How I Built a Canvas/WebGL Visualization With No Graphics Knowledge

Posted: 2012-08-06

I created Asterank, a database of economic value of all the asteroids in our solar system. It condenses about 600,000 data points to the top 100, but the numbers can be pretty difficult to grasp. I sought to create a browser-based visualization of our solar system that illustrates its abundance of resources and mesmerizing beauty. Prior to this, I knew nothing about 3D graphics or WebGL.

Asterank 3D

Choosing a library

I wanted the user to be able to view my models from an arbitrary point in space, so the first step was to choose a JavaScript library for browser-based 3D visualization.

3D in the browser is a fast-developing space. Libraries such as Copperlicht, GLGE, SceneJS, and THREE.js are quite popular, with no major consensus on which is the best. I wound up choosing THREE.js because of its HTML5 Canvas fallback.

Getting started with THREE.js

This basic tutorial is the place to start, introducing the concepts that will guide most of your programming: scenes, meshes, materials, lighting, and the render loop creates animation effects.

The official examples helped with some basic knowledge, and taught me things like how to extrude 3D geometries from simple 2D shapes, but were not terribly helpful overall.

Jerome Etienne's THREE.js boilerplate was immensely useful for hitting the ground running, and he's even developed the option to generate your own customized boilerplate (pictured below).

Three.js boilerplate

Filling the knowledge gap

THREE.js documentation is very sparse and not very useful if you're just starting with 3D. Its main utility lies in the fact that it links to the source code of key classes. This became a recurring theme - the ability to read and understand source code was essential.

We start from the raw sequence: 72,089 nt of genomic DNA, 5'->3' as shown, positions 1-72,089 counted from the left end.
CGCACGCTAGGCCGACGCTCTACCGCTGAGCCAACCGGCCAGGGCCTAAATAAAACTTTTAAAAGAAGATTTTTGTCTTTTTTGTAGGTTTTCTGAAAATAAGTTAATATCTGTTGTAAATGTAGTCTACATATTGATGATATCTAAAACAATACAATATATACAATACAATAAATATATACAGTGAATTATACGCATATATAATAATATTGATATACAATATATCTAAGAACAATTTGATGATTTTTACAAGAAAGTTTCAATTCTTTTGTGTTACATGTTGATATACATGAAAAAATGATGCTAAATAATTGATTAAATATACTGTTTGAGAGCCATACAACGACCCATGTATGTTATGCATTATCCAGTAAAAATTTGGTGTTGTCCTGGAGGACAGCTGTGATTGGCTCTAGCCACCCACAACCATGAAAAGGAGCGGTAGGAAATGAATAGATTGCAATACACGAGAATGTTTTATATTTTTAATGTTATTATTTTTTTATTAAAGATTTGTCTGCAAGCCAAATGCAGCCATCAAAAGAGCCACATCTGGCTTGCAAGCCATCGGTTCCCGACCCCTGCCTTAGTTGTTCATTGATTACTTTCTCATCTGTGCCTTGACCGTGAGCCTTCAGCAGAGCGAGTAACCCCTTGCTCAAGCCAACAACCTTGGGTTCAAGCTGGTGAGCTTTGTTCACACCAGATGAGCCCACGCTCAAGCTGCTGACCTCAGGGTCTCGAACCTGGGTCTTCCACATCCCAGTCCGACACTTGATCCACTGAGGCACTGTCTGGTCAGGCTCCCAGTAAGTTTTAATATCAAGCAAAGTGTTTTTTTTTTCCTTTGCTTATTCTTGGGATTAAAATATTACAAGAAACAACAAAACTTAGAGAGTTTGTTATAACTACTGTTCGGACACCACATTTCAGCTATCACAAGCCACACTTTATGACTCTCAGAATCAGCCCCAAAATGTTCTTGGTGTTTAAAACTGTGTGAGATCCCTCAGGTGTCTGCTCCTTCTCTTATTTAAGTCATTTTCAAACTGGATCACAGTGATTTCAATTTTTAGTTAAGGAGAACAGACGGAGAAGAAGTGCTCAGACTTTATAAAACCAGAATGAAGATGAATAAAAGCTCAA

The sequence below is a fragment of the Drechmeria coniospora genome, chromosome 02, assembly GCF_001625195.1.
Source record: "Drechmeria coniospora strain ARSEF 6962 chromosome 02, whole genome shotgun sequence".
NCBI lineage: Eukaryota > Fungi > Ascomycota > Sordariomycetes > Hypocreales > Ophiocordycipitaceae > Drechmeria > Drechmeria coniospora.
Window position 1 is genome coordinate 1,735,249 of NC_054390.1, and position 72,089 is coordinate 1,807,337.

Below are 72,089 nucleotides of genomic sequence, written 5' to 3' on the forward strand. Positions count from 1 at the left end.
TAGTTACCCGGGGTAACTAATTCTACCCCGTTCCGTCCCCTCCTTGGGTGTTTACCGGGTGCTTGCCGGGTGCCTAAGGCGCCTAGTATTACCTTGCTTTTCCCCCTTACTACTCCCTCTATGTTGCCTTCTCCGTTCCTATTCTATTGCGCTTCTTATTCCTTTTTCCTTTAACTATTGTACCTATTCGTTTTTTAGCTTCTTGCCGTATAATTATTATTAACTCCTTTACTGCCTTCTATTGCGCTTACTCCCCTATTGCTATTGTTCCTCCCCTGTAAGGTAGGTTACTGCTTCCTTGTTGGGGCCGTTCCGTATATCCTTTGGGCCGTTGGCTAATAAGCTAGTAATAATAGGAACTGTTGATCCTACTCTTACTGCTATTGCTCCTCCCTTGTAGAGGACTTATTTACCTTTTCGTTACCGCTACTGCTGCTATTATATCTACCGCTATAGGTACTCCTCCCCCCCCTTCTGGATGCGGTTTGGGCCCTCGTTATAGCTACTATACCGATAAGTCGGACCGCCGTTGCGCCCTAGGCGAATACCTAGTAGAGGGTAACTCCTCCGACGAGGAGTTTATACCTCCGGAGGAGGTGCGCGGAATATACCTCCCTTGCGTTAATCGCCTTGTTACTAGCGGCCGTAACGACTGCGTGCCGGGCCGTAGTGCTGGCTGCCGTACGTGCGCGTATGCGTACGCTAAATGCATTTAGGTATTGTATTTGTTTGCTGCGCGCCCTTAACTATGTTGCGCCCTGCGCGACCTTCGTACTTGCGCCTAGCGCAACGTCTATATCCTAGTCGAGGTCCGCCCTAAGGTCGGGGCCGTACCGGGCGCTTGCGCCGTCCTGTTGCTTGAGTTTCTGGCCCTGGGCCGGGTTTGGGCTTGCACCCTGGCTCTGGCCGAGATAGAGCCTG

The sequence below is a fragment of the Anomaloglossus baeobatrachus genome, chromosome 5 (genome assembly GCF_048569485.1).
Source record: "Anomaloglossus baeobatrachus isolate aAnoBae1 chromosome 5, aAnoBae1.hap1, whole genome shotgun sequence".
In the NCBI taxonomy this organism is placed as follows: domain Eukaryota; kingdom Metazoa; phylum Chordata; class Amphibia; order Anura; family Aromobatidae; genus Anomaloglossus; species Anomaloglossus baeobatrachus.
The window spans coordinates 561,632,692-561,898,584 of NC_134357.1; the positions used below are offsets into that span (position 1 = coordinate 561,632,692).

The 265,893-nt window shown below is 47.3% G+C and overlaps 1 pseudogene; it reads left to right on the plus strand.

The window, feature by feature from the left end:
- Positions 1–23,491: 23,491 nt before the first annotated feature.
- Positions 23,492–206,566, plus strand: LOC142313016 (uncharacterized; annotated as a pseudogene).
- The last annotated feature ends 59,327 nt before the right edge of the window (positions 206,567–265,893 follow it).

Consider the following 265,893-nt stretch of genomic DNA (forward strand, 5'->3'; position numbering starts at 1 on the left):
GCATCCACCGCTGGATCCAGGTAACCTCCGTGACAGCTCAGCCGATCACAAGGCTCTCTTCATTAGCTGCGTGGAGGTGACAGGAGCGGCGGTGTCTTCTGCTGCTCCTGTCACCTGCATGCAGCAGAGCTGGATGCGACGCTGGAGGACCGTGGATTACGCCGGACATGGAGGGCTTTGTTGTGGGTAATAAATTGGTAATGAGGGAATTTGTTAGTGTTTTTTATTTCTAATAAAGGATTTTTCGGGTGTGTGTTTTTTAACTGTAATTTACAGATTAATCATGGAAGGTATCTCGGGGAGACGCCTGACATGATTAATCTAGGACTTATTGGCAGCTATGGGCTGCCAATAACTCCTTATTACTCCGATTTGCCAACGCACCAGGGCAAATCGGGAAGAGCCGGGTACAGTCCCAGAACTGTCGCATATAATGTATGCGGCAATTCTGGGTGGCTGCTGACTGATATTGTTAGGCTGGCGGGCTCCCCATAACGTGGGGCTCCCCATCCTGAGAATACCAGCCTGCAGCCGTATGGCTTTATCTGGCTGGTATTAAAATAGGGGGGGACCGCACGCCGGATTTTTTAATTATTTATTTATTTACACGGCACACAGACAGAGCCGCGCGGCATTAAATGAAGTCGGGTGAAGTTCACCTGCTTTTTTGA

The official source for help is StackOverflow. There is a large amount of Q&A knowledge in the github issues for the three.js project from before mrdoob decided that questions should be asked on StackOverflow.

Lee Stemkoski's list of examples is a little-known resource, that, unlike other examples, build on one another. This is probably the best sequence of examples out there, thorough and well-thought. Someone could start here and leave with the knowledge they need for any WebGL project.

Lee Stremkoski's three.js examples

My project was complicated by the fact that I was working with the dev branch in order to get the EllipseCurve object, which I essentially re-implemented specifically for astronomical orbits.

Challenges and Lessons

  1. Orbits - this problem was specific to my project, but I wound up poring through a decent amount of astronomy literature to understand how to correctly render orbits. My model computes basic Keplerian orbits using information mostly contained in this primer. I used an infinite series approximation for true anomaly after discovering that the Equation of Center approximation was inaccurate for some highly inclined orbits (eg. 3200 Phaethon).

  2. Editing TrackballControls for scroll support - this wasn't too hard, but I added a zoom on mouse scroll. It was like binding any other event in JavaScript, but required the willingness to edit existing library source. It was important to keep in mind cross-browser differences in scroll events.

  3. Optimize for performance - keep in mind that many browsers and weaker machines don't handle WebGL or canvas very gracefully. In my project, the number of asteroids is limited and their orbits are computed lazily. I also take into account that some asteroids require less computation in order to get a smooth curve, depending on their orbits.

  4. Always use radians - this goes without saying, but working with astronomy examples that used degrees led to occasional slip-ups.


Finally, an interactive 3D (well, 4D) orbit viewer that isn't a Java applet! I'm looking forward to packaging it and making it more general-use, perhaps for some sort of educational application.

The takeaway: it's easy to program cool graphics in the browser, and you should too.

Ian Webster

About the author

Ian is a software engineer based in the Bay Area. He has helped Google, NASA, and a dozen governments around the world improve their data pipelines and visualizations. He maintains a handful of cool websites like,, and this one.

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